pandoras box The Pandora Effect: Why curiosity beats common sense

Curiosity is often a positive thing: it is at the heart of scientific progress, for example. But it also has a negative side.

“Rubbernecking” – gawping at car crashes when we drive past – is one such example. A government-sponsored study of accidents on the M6 motorway attributed 29 per cent of them during the study period to drivers rubbernecking in the opposite carriageway. The issue was eventually tackled by the UK Highways Agency,  who reduced accidents by erecting giant screens at crash sites.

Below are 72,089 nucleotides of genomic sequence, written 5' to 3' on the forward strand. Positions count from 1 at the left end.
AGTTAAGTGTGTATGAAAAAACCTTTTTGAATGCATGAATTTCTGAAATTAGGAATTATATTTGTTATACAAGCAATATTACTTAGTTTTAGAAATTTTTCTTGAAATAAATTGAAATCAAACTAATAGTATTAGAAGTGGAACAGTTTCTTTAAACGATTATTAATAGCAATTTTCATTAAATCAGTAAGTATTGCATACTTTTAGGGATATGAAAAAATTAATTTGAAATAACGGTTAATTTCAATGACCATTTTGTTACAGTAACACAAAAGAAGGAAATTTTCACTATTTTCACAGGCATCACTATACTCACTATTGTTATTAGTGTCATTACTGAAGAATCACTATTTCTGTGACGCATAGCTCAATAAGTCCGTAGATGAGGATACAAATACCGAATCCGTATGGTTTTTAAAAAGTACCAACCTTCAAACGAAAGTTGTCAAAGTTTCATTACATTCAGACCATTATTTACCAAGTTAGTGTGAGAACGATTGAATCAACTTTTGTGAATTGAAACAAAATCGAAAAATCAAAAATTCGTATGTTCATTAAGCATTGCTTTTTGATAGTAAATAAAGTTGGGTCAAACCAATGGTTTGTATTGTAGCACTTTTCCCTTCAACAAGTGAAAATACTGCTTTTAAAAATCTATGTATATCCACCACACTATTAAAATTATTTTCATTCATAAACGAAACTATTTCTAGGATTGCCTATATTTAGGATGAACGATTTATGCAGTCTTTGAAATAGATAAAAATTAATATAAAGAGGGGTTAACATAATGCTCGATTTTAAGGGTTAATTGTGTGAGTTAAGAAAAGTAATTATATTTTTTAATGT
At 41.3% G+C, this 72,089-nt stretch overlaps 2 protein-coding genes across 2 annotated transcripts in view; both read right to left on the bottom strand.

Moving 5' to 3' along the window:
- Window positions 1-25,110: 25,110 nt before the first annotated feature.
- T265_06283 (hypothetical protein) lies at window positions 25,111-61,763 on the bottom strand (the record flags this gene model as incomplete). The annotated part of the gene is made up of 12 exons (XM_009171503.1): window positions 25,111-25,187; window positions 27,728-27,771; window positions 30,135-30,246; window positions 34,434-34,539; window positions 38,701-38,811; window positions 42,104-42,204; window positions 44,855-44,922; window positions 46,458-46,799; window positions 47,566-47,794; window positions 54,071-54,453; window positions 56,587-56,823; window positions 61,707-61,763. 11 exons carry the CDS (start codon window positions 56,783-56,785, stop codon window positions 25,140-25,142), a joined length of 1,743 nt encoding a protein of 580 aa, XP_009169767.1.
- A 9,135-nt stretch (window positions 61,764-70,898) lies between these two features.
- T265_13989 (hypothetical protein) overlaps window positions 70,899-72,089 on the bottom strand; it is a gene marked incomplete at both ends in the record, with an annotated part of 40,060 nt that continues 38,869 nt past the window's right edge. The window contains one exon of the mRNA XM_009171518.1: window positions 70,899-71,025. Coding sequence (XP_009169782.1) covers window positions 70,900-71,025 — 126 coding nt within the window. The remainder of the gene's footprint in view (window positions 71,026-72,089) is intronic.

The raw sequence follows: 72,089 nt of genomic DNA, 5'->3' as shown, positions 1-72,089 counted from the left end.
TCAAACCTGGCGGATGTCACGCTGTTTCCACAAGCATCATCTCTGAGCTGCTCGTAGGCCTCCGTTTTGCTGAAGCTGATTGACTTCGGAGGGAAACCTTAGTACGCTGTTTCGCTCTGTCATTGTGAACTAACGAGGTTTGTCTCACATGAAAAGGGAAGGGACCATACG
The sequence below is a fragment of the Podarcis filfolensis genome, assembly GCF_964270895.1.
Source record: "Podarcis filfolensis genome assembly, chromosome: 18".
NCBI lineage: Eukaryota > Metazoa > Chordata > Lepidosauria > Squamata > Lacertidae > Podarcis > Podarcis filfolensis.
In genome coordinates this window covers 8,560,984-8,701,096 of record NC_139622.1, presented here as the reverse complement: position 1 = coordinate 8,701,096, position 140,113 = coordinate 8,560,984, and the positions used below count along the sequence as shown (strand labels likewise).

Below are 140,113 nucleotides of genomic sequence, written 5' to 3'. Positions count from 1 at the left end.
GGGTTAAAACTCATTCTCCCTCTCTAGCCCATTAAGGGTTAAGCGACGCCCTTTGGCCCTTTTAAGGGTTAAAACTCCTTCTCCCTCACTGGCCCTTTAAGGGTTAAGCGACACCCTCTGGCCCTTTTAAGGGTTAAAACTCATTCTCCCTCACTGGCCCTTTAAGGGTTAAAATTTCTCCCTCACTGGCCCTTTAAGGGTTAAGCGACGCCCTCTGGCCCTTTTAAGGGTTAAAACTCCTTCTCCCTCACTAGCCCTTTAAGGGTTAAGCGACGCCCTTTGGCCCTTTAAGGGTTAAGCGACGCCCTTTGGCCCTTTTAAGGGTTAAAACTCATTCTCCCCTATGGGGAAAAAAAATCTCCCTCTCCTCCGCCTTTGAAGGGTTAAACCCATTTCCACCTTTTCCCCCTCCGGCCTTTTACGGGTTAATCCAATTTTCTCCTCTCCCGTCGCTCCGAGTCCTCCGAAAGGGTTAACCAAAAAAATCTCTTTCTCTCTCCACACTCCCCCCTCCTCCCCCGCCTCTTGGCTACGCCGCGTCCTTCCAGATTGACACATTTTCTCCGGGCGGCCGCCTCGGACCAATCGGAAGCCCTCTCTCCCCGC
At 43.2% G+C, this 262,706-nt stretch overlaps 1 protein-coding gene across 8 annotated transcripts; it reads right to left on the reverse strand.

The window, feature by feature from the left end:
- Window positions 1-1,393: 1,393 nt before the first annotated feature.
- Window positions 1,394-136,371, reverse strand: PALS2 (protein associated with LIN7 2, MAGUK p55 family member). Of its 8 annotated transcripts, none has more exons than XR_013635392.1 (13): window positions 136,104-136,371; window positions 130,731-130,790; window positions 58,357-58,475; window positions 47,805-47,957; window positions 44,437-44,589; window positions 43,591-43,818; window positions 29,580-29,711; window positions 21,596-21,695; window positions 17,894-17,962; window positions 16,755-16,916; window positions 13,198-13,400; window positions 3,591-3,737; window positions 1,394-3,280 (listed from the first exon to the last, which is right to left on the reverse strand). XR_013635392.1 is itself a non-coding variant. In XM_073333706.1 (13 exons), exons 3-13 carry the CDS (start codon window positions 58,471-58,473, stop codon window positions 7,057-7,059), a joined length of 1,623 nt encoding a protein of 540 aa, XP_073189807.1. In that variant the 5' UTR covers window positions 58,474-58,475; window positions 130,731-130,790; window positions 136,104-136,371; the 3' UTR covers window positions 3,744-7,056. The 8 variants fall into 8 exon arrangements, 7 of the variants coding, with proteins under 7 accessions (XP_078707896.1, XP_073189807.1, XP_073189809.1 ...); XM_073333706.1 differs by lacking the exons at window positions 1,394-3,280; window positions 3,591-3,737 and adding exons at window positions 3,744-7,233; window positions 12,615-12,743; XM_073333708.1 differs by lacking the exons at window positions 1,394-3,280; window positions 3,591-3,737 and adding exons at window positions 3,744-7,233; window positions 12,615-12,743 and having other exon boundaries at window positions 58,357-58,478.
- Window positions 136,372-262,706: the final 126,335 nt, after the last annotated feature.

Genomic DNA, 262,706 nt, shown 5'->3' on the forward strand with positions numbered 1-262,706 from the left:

The problem is we just can’t help ourselves. In a recent study, researchers have found that we’re still curious even if we know the outcome will be negative.

Christopher Hsee of the University of Chicago and colleagues dubbed the tendency to opt for an uncertain outcome even when we know it might have unpleasant consequences,  the Pandora Effect.

Read the rest of this article at New Scientist – the home of Brain Scanner, my weekly column.  Image: Marcelo

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